The media is always taking about people who are privileged.
I myself was not born with a silver spoon in my mouth, far from it.
Born in 1953 in a small Alabama town I learned what it was to work hard.
My father would get up every morning at 3 am and drive a milk truck, he would pick up milk from the dairies.
He would finish his route around 9 am then it was off to the fields to produce food for our family. My mother would get up at the same time to make him breakfast then she would go to work at a shirt factory and sew all day long. It was not easy but I learned the all important work ethic from my beloved parents.
I was taught from an early age that the road to success had to be paved with hard, diligent work.
When I got off the school bus in the afternoon it was off to the fields where I would help my Daddy mend fences, feed livestock or plow the garden with the mule.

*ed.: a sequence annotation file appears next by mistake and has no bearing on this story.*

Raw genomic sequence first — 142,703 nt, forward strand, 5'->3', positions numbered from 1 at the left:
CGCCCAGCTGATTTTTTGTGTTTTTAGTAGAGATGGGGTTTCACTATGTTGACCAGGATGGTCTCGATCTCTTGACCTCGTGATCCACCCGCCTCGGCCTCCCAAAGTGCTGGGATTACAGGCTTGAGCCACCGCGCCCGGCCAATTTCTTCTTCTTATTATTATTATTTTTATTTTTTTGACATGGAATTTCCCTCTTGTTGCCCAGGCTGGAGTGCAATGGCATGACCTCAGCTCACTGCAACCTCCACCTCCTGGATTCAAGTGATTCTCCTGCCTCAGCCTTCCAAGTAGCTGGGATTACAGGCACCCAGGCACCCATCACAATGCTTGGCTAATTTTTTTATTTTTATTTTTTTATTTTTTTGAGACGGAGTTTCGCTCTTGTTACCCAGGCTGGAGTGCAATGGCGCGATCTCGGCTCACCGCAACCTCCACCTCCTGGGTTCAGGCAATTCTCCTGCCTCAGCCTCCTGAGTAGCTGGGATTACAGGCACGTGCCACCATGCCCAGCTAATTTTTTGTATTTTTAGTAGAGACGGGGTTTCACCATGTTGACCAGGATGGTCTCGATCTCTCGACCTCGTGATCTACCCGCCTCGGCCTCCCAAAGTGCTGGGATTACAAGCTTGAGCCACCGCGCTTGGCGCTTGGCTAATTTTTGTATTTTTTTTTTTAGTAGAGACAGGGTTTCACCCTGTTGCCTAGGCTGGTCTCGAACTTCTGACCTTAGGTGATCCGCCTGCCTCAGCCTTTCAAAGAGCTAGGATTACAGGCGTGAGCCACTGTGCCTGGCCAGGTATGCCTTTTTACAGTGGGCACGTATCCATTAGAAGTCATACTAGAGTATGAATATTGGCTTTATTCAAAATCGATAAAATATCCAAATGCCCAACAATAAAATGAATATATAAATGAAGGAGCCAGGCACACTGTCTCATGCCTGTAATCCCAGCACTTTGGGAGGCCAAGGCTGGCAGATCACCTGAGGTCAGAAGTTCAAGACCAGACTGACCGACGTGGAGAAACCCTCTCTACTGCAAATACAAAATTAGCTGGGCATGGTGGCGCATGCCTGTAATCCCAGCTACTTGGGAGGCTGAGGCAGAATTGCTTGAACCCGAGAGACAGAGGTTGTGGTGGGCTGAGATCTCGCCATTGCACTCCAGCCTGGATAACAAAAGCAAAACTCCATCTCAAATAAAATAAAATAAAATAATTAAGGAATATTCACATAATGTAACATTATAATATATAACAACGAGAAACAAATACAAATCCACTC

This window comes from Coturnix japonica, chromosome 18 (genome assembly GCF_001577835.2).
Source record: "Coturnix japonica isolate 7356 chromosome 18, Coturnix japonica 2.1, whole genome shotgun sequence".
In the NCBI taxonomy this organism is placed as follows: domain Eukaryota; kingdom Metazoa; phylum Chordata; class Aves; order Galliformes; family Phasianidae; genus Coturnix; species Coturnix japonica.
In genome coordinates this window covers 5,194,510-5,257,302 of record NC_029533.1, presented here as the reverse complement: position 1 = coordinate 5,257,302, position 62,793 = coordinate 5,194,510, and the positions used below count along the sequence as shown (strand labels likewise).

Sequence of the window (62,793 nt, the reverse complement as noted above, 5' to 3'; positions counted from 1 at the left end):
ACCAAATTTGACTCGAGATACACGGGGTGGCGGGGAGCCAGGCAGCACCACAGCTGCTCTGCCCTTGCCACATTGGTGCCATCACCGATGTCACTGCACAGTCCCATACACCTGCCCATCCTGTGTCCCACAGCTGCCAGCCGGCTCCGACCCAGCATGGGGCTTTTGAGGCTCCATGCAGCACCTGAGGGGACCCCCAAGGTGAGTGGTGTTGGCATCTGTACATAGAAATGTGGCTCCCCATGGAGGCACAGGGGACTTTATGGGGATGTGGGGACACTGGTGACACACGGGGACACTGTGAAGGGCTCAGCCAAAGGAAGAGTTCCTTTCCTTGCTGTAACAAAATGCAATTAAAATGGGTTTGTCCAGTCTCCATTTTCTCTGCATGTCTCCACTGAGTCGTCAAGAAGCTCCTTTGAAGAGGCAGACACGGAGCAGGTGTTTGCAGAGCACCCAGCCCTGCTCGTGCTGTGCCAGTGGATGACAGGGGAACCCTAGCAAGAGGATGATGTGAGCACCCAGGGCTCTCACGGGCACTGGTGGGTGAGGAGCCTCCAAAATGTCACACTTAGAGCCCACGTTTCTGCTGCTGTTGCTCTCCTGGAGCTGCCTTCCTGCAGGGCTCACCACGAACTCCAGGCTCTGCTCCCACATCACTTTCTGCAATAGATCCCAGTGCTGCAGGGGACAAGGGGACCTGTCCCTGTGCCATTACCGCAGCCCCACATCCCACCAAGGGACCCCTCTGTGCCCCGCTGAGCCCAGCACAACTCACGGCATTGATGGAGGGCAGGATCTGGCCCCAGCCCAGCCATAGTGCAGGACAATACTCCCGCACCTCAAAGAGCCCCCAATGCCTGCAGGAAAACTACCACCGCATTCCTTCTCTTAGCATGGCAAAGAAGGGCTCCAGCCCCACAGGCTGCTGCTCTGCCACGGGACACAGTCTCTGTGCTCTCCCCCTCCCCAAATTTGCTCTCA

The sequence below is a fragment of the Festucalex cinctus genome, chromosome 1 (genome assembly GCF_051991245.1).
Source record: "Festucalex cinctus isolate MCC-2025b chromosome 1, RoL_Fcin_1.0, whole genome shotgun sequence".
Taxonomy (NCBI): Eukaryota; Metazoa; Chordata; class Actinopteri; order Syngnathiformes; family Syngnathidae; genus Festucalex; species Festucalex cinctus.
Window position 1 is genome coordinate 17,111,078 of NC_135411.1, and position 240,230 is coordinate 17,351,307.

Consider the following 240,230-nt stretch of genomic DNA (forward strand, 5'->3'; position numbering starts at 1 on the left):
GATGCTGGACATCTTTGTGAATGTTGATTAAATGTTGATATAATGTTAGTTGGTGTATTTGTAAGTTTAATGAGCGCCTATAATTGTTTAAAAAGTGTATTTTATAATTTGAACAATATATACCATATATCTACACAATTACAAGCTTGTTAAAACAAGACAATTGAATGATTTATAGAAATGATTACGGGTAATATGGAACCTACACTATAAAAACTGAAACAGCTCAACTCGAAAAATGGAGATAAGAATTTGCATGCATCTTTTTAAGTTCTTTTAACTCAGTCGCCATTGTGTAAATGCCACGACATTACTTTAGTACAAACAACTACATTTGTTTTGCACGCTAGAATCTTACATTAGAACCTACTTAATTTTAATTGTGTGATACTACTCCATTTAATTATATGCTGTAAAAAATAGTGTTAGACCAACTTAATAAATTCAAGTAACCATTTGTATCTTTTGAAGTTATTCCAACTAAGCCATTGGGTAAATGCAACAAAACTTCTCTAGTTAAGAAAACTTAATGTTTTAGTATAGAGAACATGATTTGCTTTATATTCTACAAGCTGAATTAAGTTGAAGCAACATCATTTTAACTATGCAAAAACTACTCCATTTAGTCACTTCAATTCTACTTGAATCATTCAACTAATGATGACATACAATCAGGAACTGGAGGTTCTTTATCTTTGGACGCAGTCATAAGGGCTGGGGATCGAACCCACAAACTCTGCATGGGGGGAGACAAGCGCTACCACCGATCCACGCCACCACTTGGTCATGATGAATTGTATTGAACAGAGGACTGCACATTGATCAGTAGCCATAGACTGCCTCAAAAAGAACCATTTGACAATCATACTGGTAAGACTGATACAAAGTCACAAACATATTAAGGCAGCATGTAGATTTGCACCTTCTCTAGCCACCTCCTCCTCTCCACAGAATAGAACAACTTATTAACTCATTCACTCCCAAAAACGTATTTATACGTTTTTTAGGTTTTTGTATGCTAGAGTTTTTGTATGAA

In my song "Spring of '63" I tried my best to illustrate the simple country life that we lead and how important it was to pass this ethic of God, Family and Country down to future generations. The grandson I talk about in this song went on to become a doctor and like me he was not born with a silver spoon in his mouth.
My family had no money but we had something better and that was love.
I guess you could say we were privileged.
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